Kantar’s global Brand Z report records increase in number of Asian brands in the Top 100

Brands from China account for the bulk of Asian representation in the annual BrandZ’s Top 100 Most Valuable Global Brands ranking.

Of the 23 Asian brands on the list, 15 are from China, including technology firms Tencent, Huawei, Xiaomi and Baidu; banks ICBC, China Construction Bank and Agricultural Bank of China; retailers Alibaba and JD; lifestyle platform Meituan; insurance provider Pingan; transportation firm Didi; telecom provider China Mobile; alcohol brand Moutai and consumer goods brand Haier.

India is up next with three brands on the list including  HDFC bank, insurance provider LIC and technology firm TCS.

Japan is represented by Toyota and telecom provider NTT, while Korea, Indonesia and Hong Kong have one brand each with Samsung, BCA bank and AIA.

Amazon dominates the overall list, beating Apple and dethroning Google for the top spot.

Alibaba which was previously second only to Amazon in BrandZ’s Top 75 Most Valuable Retail Brands list makes it to number seven, overtaking Tencent to become the most valuable Chinese brand. Interestingly enough, Huawei has risen up the ranks by one spot and grown by 8% in the report, an indication that the fieldwork was completed before the brand’s recent troubles with the United States government

The Store WPP EMEA and Asia CEO and chairman of BrandZ David Roth said: “The growth in value of this year’s Top 100 brands to an all-time high proves the power of investing in brands to deliver superior shareholder value.

“Behind this headline growth figure lies the success coming from a new phenomenon of ecosystem brand building.

“We’re seeing a move from individual product and service brands to a new era of highly-disruptive ecosystems. Brands need to understand the value this type of model can create and should embrace its approach to be successful in the future.”

Kantar’s global head of BrandZ Doreen Wang added: “Amazon’s phenomenal brand value growth of almost $108 billion in the last year demonstrates how brands are now less anchored to individual categories and regions.

“The boundaries are blurring as technology fluency allow brands, such as Amazon, Google and Alibaba, to offer a range of services across multiple consumer touchpoints. Using their consumer experience and expertise, these brands are crossing over into the business services sector, creating new opportunities for brand growth.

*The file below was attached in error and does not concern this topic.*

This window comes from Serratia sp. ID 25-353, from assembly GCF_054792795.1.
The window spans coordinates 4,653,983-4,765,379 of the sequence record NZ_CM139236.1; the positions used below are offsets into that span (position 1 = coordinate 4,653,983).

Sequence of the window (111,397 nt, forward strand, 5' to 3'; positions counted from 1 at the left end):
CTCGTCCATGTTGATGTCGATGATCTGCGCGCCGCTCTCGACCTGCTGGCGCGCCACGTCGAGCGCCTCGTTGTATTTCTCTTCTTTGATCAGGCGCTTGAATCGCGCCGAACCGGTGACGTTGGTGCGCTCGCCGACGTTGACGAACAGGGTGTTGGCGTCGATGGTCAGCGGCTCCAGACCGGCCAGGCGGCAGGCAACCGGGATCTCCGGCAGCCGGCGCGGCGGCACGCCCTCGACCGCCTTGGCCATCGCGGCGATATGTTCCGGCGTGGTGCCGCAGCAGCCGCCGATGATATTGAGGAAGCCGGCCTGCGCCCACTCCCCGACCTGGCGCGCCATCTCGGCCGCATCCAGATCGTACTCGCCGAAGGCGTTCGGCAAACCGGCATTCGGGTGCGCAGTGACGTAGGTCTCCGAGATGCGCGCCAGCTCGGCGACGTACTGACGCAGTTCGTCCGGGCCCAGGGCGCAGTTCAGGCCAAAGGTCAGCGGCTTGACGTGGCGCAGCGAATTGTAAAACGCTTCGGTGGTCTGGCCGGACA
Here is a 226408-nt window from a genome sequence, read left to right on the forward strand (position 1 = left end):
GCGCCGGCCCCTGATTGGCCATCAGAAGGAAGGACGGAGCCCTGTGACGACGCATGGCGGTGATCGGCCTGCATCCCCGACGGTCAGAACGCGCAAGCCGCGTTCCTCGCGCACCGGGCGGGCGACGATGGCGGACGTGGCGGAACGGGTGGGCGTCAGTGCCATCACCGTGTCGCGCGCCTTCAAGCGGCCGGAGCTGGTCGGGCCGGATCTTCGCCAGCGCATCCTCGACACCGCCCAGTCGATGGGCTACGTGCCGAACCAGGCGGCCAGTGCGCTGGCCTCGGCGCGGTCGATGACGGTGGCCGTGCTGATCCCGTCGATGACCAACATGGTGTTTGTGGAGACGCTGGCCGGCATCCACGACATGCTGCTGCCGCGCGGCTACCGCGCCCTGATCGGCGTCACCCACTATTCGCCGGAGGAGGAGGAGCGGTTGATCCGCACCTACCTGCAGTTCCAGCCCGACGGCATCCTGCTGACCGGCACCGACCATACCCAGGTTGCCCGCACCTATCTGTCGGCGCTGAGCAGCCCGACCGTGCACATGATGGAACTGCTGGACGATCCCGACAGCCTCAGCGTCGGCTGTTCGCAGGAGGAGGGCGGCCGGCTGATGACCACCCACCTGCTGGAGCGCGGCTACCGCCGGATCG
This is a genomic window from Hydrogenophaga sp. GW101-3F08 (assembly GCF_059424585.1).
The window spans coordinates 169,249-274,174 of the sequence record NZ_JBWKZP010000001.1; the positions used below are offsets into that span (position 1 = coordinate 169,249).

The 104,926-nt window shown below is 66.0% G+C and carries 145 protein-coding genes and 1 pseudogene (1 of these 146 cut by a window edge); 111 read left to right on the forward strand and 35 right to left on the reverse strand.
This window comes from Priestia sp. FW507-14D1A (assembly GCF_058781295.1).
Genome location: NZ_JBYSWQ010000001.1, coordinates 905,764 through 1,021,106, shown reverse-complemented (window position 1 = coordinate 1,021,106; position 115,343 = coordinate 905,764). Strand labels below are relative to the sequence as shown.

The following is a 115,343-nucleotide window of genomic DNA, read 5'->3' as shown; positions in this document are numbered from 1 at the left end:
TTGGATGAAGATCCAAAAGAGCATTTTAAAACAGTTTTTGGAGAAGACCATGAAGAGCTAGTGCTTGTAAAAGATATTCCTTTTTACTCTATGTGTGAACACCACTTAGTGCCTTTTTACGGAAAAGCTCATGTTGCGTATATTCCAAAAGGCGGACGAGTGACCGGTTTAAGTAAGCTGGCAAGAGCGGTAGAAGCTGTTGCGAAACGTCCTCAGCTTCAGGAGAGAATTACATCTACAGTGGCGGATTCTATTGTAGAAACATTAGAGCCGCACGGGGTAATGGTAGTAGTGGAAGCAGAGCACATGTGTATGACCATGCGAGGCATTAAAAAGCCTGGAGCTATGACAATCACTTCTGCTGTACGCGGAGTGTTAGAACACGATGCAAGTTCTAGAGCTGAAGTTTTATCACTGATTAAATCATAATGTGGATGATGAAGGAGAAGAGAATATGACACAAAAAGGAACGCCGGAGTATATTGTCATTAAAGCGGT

“Disruptive ecosystem models are flourishing in regions such as Asia, where consumers are more technology-enabled and where brands are integrating themselves into every aspect of people’s daily lives.”

According to BrandZ, the key trends from the report this year include:

Luxury is the fastest growing category: Luxury has grown by over 29% followed by retail (25%), fuelled by the shifting preferences to digital channels from GenY and GenZ consumers.

Technology, finance and retail categories dominate: They account for more than two-thirds of the total value of brands.

There are nine newcomers in the Top 100: These are predominantly driven by Chinese and US technology brands, with disruptive business models including Dell Technologies, Xbox, Haier, Meituan and Xiaomi.

Brands created after 1996 are miles ahead when it comes to growth rate: GenZ brands (created after 1996) add more value to the ranking per year of existence – almost four times more than brands created in the millennial era of 1977 to 1995. A total of 23 GenZ brands appear in the Top 100, with an average age of 16 years compared to 18 millennial brands averaging 33 years.

The China and US trade wars affected the growth of the Top 100 ranking: It slowed to 7% over the last 12 months. Consumer confidence was hit as the trade tariffs impacted several brand categories with cars, logistics and banks suffering the most.

This is the 14th edition of the BrandZ report which is commissioned by WPP, with brand valuation conducted by Kantar. The ranking combines market data from Bloomberg with extensive consumer insights from over 3.7 million consumers around the world, covering over 166,000 brands from over 50 markets. The full report can be found here.


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